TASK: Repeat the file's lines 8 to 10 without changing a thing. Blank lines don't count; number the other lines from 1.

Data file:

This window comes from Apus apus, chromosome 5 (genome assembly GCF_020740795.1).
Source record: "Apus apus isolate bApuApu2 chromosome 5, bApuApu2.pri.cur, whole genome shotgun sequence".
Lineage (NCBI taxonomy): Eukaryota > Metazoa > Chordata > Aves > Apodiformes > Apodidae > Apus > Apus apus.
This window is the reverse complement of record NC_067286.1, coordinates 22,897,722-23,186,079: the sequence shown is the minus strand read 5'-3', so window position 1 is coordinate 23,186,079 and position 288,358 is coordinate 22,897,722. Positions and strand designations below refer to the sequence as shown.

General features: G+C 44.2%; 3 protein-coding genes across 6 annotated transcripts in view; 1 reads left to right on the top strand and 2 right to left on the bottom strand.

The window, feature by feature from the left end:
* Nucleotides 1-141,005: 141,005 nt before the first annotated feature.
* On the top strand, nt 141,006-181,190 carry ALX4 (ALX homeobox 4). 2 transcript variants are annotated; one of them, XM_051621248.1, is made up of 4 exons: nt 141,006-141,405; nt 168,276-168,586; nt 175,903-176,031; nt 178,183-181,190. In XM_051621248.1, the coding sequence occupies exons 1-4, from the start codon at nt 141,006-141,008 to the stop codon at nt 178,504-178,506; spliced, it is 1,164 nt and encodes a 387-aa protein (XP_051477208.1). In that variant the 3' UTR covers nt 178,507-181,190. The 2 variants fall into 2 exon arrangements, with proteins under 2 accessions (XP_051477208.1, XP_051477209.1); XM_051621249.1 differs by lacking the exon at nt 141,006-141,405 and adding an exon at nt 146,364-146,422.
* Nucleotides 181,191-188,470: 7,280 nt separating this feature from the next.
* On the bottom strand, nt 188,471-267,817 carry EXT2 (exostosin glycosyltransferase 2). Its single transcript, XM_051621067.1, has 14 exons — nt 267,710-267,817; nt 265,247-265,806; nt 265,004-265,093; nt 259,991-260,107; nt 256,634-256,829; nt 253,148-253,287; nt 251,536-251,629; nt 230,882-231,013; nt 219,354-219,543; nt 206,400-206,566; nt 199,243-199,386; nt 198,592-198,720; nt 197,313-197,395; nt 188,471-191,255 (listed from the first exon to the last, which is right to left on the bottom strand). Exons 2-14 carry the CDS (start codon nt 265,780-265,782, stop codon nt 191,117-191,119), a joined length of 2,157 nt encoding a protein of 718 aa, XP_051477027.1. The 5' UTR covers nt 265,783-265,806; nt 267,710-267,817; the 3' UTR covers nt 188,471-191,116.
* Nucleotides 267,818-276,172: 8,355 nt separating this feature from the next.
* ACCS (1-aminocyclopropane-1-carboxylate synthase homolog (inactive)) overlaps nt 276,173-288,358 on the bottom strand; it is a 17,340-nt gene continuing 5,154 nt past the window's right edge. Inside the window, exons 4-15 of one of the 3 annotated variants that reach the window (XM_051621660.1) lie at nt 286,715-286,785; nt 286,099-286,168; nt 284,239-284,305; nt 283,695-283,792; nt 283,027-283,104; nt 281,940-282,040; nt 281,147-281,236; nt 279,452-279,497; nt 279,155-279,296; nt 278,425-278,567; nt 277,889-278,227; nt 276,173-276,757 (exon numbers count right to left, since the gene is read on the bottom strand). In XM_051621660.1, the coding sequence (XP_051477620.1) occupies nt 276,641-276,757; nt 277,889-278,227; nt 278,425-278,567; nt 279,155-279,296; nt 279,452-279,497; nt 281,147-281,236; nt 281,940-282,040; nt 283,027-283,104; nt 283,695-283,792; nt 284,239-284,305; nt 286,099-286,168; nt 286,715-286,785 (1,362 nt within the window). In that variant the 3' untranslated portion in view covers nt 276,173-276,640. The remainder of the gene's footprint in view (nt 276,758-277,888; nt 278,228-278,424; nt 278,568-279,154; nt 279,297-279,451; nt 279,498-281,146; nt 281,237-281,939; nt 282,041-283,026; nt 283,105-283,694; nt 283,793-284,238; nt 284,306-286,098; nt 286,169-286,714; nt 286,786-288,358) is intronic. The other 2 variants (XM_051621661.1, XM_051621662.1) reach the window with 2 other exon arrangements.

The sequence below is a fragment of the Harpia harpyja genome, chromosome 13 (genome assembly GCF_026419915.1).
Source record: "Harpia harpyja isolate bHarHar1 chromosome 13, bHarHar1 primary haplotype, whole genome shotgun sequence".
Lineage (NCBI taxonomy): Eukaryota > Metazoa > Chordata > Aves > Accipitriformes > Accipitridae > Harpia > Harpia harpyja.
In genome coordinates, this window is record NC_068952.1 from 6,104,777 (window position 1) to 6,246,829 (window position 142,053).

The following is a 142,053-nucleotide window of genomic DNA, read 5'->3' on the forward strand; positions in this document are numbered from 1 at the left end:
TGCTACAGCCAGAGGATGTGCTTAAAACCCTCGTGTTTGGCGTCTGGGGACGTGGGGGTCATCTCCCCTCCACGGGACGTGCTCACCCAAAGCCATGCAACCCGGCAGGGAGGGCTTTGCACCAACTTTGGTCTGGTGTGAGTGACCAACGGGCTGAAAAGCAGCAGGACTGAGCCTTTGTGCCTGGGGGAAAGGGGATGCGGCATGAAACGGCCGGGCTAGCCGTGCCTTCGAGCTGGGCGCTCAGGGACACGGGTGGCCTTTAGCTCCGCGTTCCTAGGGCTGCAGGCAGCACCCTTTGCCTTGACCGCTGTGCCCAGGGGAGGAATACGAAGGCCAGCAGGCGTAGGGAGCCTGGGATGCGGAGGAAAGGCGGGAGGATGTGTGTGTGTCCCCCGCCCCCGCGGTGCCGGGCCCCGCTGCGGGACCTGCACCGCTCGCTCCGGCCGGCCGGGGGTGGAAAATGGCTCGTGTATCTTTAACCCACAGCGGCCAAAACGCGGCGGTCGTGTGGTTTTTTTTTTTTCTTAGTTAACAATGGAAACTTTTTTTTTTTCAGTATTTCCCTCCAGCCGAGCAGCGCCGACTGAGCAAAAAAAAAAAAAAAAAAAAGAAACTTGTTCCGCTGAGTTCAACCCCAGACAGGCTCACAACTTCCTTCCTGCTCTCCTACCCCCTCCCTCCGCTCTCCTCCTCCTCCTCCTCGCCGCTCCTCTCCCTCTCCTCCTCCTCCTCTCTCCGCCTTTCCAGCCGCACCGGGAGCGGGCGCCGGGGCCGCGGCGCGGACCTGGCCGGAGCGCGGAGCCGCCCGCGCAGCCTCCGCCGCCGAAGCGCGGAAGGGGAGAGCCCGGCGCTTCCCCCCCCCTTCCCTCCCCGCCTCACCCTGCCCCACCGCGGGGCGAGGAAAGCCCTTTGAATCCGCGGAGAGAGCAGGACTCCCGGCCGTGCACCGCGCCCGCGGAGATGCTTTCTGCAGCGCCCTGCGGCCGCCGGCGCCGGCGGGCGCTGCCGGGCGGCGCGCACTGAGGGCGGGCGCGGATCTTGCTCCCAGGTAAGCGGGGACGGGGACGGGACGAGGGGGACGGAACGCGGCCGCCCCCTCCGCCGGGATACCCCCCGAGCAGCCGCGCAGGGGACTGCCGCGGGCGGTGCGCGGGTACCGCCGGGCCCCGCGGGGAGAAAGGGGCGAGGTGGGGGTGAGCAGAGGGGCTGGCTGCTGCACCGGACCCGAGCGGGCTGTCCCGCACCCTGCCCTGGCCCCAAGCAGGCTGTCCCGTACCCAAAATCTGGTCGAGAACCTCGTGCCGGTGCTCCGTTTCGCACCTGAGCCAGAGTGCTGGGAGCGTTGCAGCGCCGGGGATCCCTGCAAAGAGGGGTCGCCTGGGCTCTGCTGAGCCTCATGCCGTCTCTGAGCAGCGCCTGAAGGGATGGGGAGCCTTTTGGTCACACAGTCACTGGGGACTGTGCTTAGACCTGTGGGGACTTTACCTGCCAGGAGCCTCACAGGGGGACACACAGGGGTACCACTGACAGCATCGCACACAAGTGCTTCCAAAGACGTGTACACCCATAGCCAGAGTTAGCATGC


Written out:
* On the top strand, nt 141,006-181,190 carry ALX4 (ALX homeobox 4). 2 transcript variants are annotated; one of them, XM_051621248.1, is made up of 4 exons: nt 141,006-141,405; nt 168,276-168,586; nt 175,903-176,031; nt 178,183-181,190. In XM_051621248.1, the coding sequence occupies exons 1-4, from the start codon at nt 141,006-141,008 to the stop codon at nt 178,504-178,506; spliced, it is 1,164 nt and encodes a 387-aa protein (XP_051477208.1). In that variant the 3' UTR covers nt 178,507-181,190. The 2 variants fall into 2 exon arrangements, with proteins under 2 accessions (XP_051477208.1, XP_051477209.1); XM_051621249.1 differs by lacking the exon at nt 141,006-141,405 and adding an exon at nt 146,364-146,422.
* Nucleotides 181,191-188,470: 7,280 nt separating this feature from the next.
* On the bottom strand, nt 188,471-267,817 carry EXT2 (exostosin glycosyltransferase 2). Its single transcript, XM_051621067.1, has 14 exons — nt 267,710-267,817; nt 265,247-265,806; nt 265,004-265,093; nt 259,991-260,107; nt 256,634-256,829; nt 253,148-253,287; nt 251,536-251,629; nt 230,882-231,013; nt 219,354-219,543; nt 206,400-206,566; nt 199,243-199,386; nt 198,592-198,720; nt 197,313-197,395; nt 188,471-191,255 (listed from the first exon to the last, which is right to left on the bottom strand). Exons 2-14 carry the CDS (start codon nt 265,780-265,782, stop codon nt 191,117-191,119), a joined length of 2,157 nt encoding a protein of 718 aa, XP_051477027.1. The 5' UTR covers nt 265,783-265,806; nt 267,710-267,817; the 3' UTR covers nt 188,471-191,116.